Credit: Total shape

  • Scientists at the Cancer Research UK Radiation Research Centre in Oxford showed that the anti-malaria drug atovaquone could help radiotherapy destroy tumours. This research shows that by slowing down the rate at which cancer cells use oxygen, atovaquone creates an environment within tumours that makes them easier to destroy with radiotherapy.

    Pharma Times, the Mirror and the Daily Mail were some of the outlets to cover the story.

  • The BBC reported on a new clinical trial that’s just started at the Queen Elizabeth Hospital in Birmingham, testing a new treatment vaccine for liver cancer. The vaccine is designed to help the body’s immune system target and kill cancer cells, and would be given alongside chemotherapy. Around 70 patients will be involved in the clinical trial, with half receiving the vaccine/chemotherapy combination, and the other receiving just chemotherapy. The aim is to determine if the vaccine / chemotherapy combination is better than chemotherapy on its own.
  • The Independent reported that at a recent breast cancer conference, scientists revealed that breast cancer tumours with mistakes in the ESR1 gene were more likely to stop responding to hormone treatment. Future research will determine if mistakes in ESR1 can accurately predict which patients will become resistant to treatment, and in turn be used to guide breast cancer treatment.
  • We caught up with our new Chief Scientist, Professor Karen Vousden, to get a sneak peek at what her new role at Cancer Research UK will involve, and what she sees as the hot topics for future research. Read more on our blog.
  • In Wales, patients about to undergo chemotherapy can now speak to cancer experts to help prepare them for the treatment. As the BBC reports, the pilot scheme will run for 3 months and allows patients – either on their own or with friends or family – to speak to professionals about any fears they have about chemotherapy. The scheme is being run by Betsi Cadwaladr health board and charity Tenovus at Glan Clwyd Hospital in Bodelwyddan, Denbighshire.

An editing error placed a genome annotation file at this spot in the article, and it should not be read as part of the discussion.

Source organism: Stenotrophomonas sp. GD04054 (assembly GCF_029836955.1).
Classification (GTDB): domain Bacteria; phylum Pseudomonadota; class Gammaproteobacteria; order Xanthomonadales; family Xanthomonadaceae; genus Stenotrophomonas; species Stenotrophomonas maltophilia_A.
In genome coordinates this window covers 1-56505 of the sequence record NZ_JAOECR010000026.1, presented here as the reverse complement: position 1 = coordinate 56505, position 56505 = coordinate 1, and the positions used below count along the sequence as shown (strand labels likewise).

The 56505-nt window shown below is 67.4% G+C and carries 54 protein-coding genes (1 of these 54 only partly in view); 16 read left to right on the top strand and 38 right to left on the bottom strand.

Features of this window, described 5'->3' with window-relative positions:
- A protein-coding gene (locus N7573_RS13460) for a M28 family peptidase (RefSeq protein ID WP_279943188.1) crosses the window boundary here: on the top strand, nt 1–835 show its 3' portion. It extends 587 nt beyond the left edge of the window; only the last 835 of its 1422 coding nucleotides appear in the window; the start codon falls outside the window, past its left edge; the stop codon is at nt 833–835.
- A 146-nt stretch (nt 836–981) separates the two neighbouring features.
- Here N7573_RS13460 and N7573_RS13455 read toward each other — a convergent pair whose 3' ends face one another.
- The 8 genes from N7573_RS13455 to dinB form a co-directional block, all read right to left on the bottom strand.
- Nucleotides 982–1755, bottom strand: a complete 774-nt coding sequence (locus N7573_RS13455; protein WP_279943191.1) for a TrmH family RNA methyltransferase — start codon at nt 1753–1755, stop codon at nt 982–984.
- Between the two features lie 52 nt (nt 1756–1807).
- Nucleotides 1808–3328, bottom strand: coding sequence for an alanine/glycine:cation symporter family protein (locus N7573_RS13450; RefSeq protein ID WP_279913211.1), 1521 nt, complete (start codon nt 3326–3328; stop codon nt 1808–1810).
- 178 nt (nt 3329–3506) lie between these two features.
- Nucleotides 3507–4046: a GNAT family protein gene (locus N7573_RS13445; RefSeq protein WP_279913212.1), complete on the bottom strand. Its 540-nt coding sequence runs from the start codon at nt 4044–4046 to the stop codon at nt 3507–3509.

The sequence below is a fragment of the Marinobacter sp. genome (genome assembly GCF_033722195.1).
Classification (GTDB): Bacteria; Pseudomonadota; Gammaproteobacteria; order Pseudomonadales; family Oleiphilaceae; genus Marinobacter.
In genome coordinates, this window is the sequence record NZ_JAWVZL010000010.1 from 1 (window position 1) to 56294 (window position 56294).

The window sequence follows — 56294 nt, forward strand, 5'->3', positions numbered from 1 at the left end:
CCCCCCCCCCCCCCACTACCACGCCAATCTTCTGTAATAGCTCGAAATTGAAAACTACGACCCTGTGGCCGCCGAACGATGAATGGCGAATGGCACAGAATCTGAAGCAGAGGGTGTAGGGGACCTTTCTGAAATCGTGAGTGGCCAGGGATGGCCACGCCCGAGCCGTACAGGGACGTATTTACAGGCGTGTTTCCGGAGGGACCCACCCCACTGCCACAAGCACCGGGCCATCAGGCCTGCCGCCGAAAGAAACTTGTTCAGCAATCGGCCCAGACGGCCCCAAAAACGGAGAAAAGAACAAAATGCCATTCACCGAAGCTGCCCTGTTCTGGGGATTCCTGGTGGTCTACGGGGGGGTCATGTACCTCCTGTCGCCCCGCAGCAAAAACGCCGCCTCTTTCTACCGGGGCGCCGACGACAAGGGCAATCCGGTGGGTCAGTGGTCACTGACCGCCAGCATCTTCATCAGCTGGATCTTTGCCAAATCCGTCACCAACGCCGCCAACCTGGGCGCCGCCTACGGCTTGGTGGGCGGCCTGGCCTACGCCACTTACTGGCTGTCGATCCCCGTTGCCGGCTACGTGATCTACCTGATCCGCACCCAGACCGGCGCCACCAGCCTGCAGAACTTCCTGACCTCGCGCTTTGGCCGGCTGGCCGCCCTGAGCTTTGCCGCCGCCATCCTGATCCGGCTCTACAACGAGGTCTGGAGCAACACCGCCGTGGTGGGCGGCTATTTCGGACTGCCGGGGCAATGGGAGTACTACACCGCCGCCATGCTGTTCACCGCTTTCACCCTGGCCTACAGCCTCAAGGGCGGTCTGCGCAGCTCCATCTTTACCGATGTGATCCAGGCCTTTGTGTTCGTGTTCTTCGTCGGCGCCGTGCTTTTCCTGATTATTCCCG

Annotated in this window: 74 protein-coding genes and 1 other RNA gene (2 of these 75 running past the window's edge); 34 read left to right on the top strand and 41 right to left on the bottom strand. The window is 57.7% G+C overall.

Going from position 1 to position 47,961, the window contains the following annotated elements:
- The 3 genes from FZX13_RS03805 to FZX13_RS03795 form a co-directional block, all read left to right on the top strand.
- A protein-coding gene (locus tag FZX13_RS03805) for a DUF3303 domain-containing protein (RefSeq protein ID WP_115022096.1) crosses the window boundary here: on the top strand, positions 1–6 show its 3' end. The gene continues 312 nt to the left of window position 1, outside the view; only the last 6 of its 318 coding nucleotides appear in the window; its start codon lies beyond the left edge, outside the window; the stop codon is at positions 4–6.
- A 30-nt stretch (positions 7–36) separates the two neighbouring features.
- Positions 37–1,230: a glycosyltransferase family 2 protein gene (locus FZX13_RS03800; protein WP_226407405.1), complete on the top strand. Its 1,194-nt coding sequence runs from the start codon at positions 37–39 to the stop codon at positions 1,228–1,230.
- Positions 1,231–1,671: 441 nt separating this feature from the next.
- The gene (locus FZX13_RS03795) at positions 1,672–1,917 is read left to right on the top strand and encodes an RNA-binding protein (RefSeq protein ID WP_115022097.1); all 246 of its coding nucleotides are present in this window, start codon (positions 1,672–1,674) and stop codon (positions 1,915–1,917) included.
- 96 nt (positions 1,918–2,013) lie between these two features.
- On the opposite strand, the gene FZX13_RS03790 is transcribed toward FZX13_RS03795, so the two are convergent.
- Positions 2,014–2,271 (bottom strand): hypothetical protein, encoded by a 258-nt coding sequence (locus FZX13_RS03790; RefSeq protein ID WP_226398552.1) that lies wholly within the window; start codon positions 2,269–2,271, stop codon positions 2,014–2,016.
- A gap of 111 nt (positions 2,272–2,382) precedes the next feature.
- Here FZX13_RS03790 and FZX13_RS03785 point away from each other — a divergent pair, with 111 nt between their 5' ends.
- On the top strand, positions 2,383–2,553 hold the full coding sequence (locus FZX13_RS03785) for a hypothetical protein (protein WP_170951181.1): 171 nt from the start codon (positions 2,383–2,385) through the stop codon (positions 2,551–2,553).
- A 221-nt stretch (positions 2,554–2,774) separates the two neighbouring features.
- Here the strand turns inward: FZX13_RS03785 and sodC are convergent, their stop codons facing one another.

• A drug being tested in clinical trials in Europe as a treatment for inflammatory bowel disease might also be able to stop lung cancer from spreading, according reports from the Daily Mail and the Herald Sun. The study, carried out by researchers in Melbourne, is still in the early stages, and so far has only been tested in animals.
  • The debate about e-cigarettes rages on as new research shows that they contain glycidol, a chemical designated by the World Health Organisation as a ‘probable carcinogen’. However the consensus in the UK is that e-cigarettes are safer than tobacco cigarettes. We’ve written extensively about e-cigarettes on our blog.
  • A new approach to assessing new cancer drugs given to patients on the NHS began today. We hope it will help give more certainty to patients, help them get promising new drugs faster, and make it easier to manage NHS budgets. It’s crucial that patients don’t miss out on the best treatments, so Cancer Research UK will closely monitor any reforms that are implemented. Importantly, patients currently receiving drugs from the Cancer Drugs Fund will continue to do so. You can read more about the cancer drug fund in this blog post.
  • The Daily Mail suggested that rosemary and thyme can act as natural painkillers. But it’s not quite as promising as it sounds. The study was carried out in human cells and mouse cells in the lab, and the results haven’t been confirmed in people. It’s also important to remember that just because a plant or herb contains a chemical that can reduce pain, it doesn’t mean the herb itself is a painkiller – or that you should eat loads of it.

    And finally…..

  • The Telegraph and the National Geographic reported on the earliest known case of cancer which was detected in a fossil from an early human ancestor dating back 1.7 million years. The discovery was made by British and South African scientists, and confirms that cancer has been around for millions of years, contradicting the school of thought that it’s a ‘modern’ disease.